Showing posts from July, 2010

One Family´s Return Trip: Sogamoso -- Sun and Steel

Sogamoso is known as the City of Sun and Steel. Why the City of Sun? It comes from the ancient Chibcha traditions. Sogamoso was originally named Suamox, and was the religous capital of the Chibcha empire. While the Zipa (in Bogota) and the Zaque (in Tunja) fought constantly, Suamox was considered a place where niether side could battle, and yet both would come there to worship. It was the site of the Temple of the Sun and the High Priest -- the last one was called the Sugamuxi. As the City of the Sun, there was a statue built in the main plaza to honor the indigenous peoples and their worship of the Sun. Originally, the statue had indian women worshipping the rising sun and the indigenous women faced East. Unfortunately, the statue faced the Main Cathedral. The father of the catherdral complained and is was decided that the indians should be turned around and face West. This was done. Then, people began to complain that the women were worshipping the rising sun not the setting sun. So

One Family´s Return Trip: Museo Arqueológico

One of the places we always visit when we come to Colombia is the Museo Arqueológico in Sogamoso, Boyacá. The Museum is about 3 hours North of Bogotá on a safe road. It was established to house the remnants of the Musica/Chibcha culture. The Chibchas were the indigenous group that lived on the Altiplano Cundiboyacense prior to the Spanish arrival. The museum has rebuilt the original ceremonial center of the town, including the Temple of the Sun. There are numerous displays including several mummies (boys seem to really like those), pottery, weapons, shrunken heads, and even skulls. They show how the Chibcha skull is quite different from your typical skull. Most of us have 3 bones that grown together after birth. Chibcha skulls have 4, 5, or even 6 bones that grown together. Pretty cool! The area is actually an archeological site that is still under investigation. At certain times you can see archeology students from the UPTC (Universidad Pedogogica y Tecnologica de Colombia) working o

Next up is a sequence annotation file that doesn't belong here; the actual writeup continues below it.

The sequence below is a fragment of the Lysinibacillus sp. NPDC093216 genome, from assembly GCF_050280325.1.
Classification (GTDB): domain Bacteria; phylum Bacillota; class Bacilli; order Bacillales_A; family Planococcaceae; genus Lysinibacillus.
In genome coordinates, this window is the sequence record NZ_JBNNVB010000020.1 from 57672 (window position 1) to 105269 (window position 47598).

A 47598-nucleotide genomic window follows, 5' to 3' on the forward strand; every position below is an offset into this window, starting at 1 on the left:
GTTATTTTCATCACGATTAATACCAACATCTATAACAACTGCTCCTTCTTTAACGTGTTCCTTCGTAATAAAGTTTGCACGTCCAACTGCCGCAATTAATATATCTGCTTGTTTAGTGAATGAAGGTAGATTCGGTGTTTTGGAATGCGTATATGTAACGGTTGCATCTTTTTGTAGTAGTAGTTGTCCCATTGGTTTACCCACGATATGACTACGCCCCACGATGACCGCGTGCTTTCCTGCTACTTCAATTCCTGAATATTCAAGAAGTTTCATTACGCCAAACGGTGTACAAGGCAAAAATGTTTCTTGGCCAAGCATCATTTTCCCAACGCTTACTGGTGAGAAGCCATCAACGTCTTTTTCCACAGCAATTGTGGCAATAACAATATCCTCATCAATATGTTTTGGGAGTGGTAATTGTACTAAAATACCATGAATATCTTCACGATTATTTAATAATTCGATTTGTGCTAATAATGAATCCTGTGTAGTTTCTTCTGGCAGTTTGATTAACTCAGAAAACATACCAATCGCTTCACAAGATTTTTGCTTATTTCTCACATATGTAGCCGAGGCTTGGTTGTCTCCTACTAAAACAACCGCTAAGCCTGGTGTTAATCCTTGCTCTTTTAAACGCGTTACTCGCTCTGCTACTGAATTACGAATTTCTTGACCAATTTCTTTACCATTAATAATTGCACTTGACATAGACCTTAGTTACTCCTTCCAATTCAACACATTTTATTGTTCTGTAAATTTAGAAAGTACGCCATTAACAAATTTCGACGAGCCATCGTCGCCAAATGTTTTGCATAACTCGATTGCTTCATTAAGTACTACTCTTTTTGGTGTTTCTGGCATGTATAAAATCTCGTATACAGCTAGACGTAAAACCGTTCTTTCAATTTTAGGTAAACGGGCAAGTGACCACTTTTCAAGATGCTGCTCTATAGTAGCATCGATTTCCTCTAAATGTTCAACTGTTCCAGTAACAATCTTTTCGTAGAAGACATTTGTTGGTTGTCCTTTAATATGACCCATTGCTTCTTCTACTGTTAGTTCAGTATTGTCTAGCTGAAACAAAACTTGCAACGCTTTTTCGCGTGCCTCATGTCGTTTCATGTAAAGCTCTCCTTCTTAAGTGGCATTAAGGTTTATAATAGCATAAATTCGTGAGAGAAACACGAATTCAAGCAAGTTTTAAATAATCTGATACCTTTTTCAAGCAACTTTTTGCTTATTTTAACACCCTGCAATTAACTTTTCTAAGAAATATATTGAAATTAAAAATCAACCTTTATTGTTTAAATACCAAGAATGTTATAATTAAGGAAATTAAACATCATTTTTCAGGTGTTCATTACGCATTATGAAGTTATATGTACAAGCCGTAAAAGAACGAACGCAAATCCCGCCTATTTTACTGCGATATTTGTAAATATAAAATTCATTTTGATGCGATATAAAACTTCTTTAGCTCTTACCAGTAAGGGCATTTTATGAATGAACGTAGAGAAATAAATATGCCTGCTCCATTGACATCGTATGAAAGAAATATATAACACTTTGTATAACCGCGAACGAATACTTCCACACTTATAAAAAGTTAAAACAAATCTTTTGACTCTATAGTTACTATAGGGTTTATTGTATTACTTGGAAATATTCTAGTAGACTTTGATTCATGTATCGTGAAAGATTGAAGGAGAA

One Family´s Return Trip: Playing with Cousins

We consider it a great blessing that our boys have cousins to play with in Colombia. Part of the joy of the trip is seeing them together. One sadness has been seeing my boys feeling afraid to speak Spanish. They understand what their cousins are saying -- for the most part -- but they just get so frustrated trying to speak back to them. It makes me sad. I had always hoped that the boys would be fluent in both languages. It makes me feel more determined to speak to them in Spanish. I hope that we will be able to find other Spanish speakers in our community so that they can have people to practice with.

One Family´s Return Trip: Monumento a Pedro Pascasio Martínez

In researching my husband´s family history we discovered that he is a distant relative of a famous Colombian hero -- Pedro Pascasio Martínez Rojas. Please take a moment to read this post that I wrote about this child hero: This is our family paying homage to our famous ancestor. This monument is located about 1/4 mile off the main road. If you are coming from Bogotá, you will turn onto a dirt road to your right. The road is just a bit before you get to Puente Boyacá. So, you can visit it first.

One Family´s Return Trip: Puente Boyacá